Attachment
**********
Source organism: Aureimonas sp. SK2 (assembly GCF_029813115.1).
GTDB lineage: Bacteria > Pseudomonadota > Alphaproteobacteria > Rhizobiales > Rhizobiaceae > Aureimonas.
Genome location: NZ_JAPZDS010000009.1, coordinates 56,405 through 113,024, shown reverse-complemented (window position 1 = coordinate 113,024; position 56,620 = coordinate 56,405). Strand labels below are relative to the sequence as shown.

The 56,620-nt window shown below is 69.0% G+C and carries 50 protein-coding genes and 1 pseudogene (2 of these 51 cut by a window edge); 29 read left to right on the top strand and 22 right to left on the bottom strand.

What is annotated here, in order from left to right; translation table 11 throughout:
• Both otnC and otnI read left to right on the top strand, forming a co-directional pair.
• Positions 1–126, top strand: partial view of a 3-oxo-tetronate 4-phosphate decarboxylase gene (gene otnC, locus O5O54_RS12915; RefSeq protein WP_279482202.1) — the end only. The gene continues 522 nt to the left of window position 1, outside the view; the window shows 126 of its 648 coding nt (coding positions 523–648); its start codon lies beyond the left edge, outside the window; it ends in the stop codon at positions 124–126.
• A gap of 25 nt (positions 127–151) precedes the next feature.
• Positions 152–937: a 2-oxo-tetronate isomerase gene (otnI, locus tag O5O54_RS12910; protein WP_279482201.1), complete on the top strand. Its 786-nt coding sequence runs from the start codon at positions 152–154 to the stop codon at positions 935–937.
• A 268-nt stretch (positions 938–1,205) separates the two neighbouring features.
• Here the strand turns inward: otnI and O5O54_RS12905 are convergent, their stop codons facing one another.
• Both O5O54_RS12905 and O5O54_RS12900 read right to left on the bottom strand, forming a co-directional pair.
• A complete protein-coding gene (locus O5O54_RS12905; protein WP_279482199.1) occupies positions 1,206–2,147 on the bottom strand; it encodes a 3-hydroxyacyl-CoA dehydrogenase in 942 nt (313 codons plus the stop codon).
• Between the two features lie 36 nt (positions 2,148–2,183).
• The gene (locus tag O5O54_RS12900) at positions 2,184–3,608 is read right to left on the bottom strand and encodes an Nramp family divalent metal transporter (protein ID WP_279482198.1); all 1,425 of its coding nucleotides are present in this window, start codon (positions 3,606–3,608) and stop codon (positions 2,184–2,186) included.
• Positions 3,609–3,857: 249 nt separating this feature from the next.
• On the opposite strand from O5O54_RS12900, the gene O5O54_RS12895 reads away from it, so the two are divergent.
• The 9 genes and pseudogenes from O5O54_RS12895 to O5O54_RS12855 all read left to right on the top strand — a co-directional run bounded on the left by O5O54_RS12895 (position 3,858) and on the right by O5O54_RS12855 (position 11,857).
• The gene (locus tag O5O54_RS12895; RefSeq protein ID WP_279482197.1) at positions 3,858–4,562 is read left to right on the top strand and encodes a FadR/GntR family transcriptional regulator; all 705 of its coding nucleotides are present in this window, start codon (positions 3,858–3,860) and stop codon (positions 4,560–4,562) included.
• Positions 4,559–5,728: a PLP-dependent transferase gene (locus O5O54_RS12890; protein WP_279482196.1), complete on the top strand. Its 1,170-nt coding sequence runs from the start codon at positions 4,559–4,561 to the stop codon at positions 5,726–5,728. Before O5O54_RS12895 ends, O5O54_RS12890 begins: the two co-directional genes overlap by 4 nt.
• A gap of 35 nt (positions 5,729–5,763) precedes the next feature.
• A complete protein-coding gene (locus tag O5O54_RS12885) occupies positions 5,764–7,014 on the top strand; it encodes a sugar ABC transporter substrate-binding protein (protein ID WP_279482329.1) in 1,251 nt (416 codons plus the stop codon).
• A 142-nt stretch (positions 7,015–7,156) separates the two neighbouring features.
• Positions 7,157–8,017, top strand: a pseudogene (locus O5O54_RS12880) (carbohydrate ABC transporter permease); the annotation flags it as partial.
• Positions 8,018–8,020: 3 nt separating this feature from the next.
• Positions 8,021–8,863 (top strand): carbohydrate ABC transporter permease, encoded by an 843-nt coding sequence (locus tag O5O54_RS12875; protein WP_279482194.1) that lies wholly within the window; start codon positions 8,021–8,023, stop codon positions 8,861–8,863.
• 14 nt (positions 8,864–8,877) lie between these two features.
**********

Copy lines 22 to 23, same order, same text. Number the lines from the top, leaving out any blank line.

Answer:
• A complete protein-coding gene (locus tag O5O54_RS12885) occupies positions 5,764–7,014 on the top strand; it encodes a sugar ABC transporter substrate-binding protein (protein ID WP_279482329.1) in 1,251 nt (416 codons plus the stop codon).
• A 142-nt stretch (positions 7,015–7,156) separates the two neighbouring features.